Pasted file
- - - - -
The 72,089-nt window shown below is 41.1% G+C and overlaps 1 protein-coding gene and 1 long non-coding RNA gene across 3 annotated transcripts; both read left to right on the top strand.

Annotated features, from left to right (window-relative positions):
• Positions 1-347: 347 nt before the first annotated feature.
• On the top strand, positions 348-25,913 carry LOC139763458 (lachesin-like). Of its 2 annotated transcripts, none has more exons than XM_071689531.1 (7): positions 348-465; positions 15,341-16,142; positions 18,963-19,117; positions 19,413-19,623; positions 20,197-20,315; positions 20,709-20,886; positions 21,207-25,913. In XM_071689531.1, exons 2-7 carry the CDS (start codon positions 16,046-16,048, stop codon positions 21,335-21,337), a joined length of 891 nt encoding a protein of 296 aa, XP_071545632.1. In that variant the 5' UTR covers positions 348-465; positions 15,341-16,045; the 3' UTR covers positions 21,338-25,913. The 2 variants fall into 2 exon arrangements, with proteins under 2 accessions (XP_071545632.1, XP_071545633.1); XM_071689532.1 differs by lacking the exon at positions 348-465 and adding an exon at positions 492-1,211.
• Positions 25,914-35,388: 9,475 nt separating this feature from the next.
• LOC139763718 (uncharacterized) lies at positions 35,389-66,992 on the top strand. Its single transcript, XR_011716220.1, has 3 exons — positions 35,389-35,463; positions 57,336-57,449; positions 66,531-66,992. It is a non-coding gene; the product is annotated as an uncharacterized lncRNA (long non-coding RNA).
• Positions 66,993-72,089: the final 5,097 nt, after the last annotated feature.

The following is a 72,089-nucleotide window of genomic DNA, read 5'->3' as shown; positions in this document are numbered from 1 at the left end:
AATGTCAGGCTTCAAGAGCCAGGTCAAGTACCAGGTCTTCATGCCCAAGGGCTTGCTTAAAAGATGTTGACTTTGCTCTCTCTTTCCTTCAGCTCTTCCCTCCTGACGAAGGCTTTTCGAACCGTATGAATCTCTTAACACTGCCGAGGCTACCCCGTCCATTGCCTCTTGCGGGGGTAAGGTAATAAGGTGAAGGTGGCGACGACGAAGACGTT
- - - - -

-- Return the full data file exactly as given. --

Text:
The 72,089-nt window shown below is 41.1% G+C and overlaps 1 protein-coding gene and 1 long non-coding RNA gene across 3 annotated transcripts; both read left to right on the top strand.

Annotated features, from left to right (window-relative positions):
• Positions 1-347: 347 nt before the first annotated feature.
• On the top strand, positions 348-25,913 carry LOC139763458 (lachesin-like). Of its 2 annotated transcripts, none has more exons than XM_071689531.1 (7): positions 348-465; positions 15,341-16,142; positions 18,963-19,117; positions 19,413-19,623; positions 20,197-20,315; positions 20,709-20,886; positions 21,207-25,913. In XM_071689531.1, exons 2-7 carry the CDS (start codon positions 16,046-16,048, stop codon positions 21,335-21,337), a joined length of 891 nt encoding a protein of 296 aa, XP_071545632.1. In that variant the 5' UTR covers positions 348-465; positions 15,341-16,045; the 3' UTR covers positions 21,338-25,913. The 2 variants fall into 2 exon arrangements, with proteins under 2 accessions (XP_071545632.1, XP_071545633.1); XM_071689532.1 differs by lacking the exon at positions 348-465 and adding an exon at positions 492-1,211.
• Positions 25,914-35,388: 9,475 nt separating this feature from the next.
• LOC139763718 (uncharacterized) lies at positions 35,389-66,992 on the top strand. Its single transcript, XR_011716220.1, has 3 exons — positions 35,389-35,463; positions 57,336-57,449; positions 66,531-66,992. It is a non-coding gene; the product is annotated as an uncharacterized lncRNA (long non-coding RNA).
• Positions 66,993-72,089: the final 5,097 nt, after the last annotated feature.

The following is a 72,089-nucleotide window of genomic DNA, read 5'->3' as shown; positions in this document are numbered from 1 at the left end:
AATGTCAGGCTTCAAGAGCCAGGTCAAGTACCAGGTCTTCATGCCCAAGGGCTTGCTTAAAAGATGTTGACTTTGCTCTCTCTTTCCTTCAGCTCTTCCCTCCTGACGAAGGCTTTTCGAACCGTATGAATCTCTTAACACTGCCGAGGCTACCCCGTCCATTGCCTCTTGCGGGGGTAAGGTAATAAGGTGAAGGTGGCGACGACGAAGACGTT